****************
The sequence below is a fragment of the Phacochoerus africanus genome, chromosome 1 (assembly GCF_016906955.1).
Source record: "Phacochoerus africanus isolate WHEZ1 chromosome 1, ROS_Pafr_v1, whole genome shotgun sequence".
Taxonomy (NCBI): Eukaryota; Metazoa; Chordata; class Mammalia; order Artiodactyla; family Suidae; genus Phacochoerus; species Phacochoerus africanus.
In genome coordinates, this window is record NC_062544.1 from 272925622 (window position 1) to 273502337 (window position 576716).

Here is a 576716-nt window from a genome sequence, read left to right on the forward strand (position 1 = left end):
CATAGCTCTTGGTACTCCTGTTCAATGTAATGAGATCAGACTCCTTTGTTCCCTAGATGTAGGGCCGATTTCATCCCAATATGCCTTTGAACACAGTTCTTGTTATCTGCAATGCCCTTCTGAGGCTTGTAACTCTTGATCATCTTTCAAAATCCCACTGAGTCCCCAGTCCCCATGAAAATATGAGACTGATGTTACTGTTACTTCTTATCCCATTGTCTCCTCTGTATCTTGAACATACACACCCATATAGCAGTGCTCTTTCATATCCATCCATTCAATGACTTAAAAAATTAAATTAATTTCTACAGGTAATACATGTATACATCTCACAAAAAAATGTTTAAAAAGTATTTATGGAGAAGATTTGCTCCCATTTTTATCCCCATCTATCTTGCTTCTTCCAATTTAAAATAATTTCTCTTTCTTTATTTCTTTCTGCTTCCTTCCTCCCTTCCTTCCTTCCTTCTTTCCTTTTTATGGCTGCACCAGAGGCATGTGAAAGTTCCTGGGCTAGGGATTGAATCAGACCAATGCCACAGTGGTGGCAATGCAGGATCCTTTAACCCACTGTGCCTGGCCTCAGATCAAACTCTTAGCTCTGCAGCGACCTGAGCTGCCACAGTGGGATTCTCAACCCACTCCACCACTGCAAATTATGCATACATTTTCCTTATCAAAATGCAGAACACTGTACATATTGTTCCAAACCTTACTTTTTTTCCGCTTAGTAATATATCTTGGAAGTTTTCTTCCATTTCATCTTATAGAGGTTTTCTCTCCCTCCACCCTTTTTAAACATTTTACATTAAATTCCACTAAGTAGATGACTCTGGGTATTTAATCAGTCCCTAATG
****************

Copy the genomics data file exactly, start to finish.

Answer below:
The sequence below is a fragment of the Phacochoerus africanus genome, chromosome 1 (assembly GCF_016906955.1).
Source record: "Phacochoerus africanus isolate WHEZ1 chromosome 1, ROS_Pafr_v1, whole genome shotgun sequence".
Taxonomy (NCBI): Eukaryota; Metazoa; Chordata; class Mammalia; order Artiodactyla; family Suidae; genus Phacochoerus; species Phacochoerus africanus.
In genome coordinates, this window is record NC_062544.1 from 272925622 (window position 1) to 273502337 (window position 576716).

Here is a 576716-nt window from a genome sequence, read left to right on the forward strand (position 1 = left end):
CATAGCTCTTGGTACTCCTGTTCAATGTAATGAGATCAGACTCCTTTGTTCCCTAGATGTAGGGCCGATTTCATCCCAATATGCCTTTGAACACAGTTCTTGTTATCTGCAATGCCCTTCTGAGGCTTGTAACTCTTGATCATCTTTCAAAATCCCACTGAGTCCCCAGTCCCCATGAAAATATGAGACTGATGTTACTGTTACTTCTTATCCCATTGTCTCCTCTGTATCTTGAACATACACACCCATATAGCAGTGCTCTTTCATATCCATCCATTCAATGACTTAAAAAATTAAATTAATTTCTACAGGTAATACATGTATACATCTCACAAAAAAATGTTTAAAAAGTATTTATGGAGAAGATTTGCTCCCATTTTTATCCCCATCTATCTTGCTTCTTCCAATTTAAAATAATTTCTCTTTCTTTATTTCTTTCTGCTTCCTTCCTCCCTTCCTTCCTTCCTTCTTTCCTTTTTATGGCTGCACCAGAGGCATGTGAAAGTTCCTGGGCTAGGGATTGAATCAGACCAATGCCACAGTGGTGGCAATGCAGGATCCTTTAACCCACTGTGCCTGGCCTCAGATCAAACTCTTAGCTCTGCAGCGACCTGAGCTGCCACAGTGGGATTCTCAACCCACTCCACCACTGCAAATTATGCATACATTTTCCTTATCAAAATGCAGAACACTGTACATATTGTTCCAAACCTTACTTTTTTTCCGCTTAGTAATATATCTTGGAAGTTTTCTTCCATTTCATCTTATAGAGGTTTTCTCTCCCTCCACCCTTTTTAAACATTTTACATTAAATTCCACTAAGTAGATGACTCTGGGTATTTAATCAGTCCCTAATG